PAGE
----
06 Jul Tracy: Now what?
[caption id="" align="alignnone" width="768"] Because it's what harvesters do! (Photo credit: Nancy Eberts)[/caption]So, let's have an update.
My Office - Throughout the last several weeks, there has been talk from the bloggers about a disease that has been affecting the wheat. I know our All Aboard readers are a diverse group, so I thought I'd offer a little "Wheat 101" mini lesson for those who may want some more details on what we're talking about. If that may be you, keep reading. If you're comfortable with all things wheat, you can skip this one and resume with the next post!
So what is wheat streak mosaic virus, and why is it such a problem? The reason it's a problem is because it can cause significant yield reduction and cannot be treated or cured. This virus is spread by a tiny insect called a wheat curl mite. You can see a picture of it here. There are wheat varieties that are resistant; but over time, the mites can adapt, and the variety may become susceptible. The best treatment is making sure volunteer wheat in your area is taken care of, or in other words, destroyed.
Ellis and Rush County, Kansas - A few days ago I gave you an update for half the crew. Today I'll give you the other half.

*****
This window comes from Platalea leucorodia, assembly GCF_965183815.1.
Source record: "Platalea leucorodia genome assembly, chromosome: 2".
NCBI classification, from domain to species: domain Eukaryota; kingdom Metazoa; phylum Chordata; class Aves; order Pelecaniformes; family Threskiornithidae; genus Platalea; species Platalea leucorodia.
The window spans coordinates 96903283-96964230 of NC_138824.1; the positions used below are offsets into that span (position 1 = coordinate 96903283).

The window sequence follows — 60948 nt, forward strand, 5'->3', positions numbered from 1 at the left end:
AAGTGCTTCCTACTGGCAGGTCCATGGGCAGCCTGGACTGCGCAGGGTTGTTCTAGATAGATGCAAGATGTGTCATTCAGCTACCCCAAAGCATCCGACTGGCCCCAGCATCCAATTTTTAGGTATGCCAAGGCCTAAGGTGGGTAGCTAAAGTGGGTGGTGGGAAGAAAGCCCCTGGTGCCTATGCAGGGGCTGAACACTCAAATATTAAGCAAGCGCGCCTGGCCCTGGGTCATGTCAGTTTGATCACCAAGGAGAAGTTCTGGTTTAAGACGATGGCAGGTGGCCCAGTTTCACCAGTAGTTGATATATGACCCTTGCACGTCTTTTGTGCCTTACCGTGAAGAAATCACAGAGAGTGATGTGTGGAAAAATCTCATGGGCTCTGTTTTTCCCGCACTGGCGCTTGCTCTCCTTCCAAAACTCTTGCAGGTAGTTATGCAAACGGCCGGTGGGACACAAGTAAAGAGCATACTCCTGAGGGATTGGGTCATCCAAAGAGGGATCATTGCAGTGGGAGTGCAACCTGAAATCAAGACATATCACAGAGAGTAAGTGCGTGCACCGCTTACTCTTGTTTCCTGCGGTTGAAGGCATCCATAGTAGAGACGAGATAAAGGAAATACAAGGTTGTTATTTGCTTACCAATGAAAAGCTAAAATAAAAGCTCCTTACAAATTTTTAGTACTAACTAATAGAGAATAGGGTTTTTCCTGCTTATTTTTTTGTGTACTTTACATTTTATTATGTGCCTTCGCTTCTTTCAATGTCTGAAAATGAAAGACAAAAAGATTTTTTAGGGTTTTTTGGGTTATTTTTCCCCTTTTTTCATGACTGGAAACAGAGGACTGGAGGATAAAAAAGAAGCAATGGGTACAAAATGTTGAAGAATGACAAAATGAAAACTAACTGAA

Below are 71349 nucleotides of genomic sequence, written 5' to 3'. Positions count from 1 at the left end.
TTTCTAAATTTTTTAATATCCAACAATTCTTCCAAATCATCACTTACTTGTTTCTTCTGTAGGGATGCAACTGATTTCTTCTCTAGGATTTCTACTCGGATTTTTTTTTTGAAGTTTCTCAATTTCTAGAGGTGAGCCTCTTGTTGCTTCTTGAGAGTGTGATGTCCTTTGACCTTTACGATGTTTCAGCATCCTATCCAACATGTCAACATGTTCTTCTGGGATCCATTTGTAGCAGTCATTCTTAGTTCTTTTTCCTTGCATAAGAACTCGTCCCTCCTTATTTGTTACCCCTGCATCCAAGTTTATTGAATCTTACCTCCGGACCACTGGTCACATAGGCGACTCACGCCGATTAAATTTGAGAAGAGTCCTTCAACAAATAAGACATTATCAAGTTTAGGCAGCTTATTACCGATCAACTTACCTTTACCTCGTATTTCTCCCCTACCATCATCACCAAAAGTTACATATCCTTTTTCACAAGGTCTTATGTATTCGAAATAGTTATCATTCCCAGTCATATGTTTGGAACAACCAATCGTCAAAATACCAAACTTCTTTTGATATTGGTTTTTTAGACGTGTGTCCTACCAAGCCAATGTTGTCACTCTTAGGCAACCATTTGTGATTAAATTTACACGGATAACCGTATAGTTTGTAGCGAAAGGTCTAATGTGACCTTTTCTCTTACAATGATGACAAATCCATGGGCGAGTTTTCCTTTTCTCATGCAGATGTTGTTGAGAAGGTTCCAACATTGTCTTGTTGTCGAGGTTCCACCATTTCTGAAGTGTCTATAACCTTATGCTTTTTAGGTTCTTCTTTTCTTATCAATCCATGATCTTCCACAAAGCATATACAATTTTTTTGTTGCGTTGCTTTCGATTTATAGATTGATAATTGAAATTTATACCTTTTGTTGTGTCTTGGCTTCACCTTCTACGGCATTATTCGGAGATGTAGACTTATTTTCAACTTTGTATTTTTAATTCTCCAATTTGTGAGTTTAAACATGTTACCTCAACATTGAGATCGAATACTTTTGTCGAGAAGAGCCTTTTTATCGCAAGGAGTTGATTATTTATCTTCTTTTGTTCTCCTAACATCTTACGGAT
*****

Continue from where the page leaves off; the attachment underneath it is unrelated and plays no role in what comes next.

This part of the crew had similar issues as the one further south. We fought several days of rain and/or humidity. The wheat never completely dried down and stayed in the 12-13 percent moisture range, so it was something to be watched the entire time they were cutting. This area had some hail and disease, and we had to abandon a couple fields because there just wasn't anything there. We saw yields anywhere from 0-55 bushels per acre.
The elevator we hauled into was nice to work with and had great service. Let me explain. When I was out at the field, the first night they were really able to cut into the evening. I asked the question, "How late is the elevator staying open?" See, you don't harvest until the elevator closes. You take your trucks in to dump as late as they'll take you. Then you bring them back to the field and fill everything back up, so they're ready to unload first thing in the morning. And this allows you a bit more precious cutting time.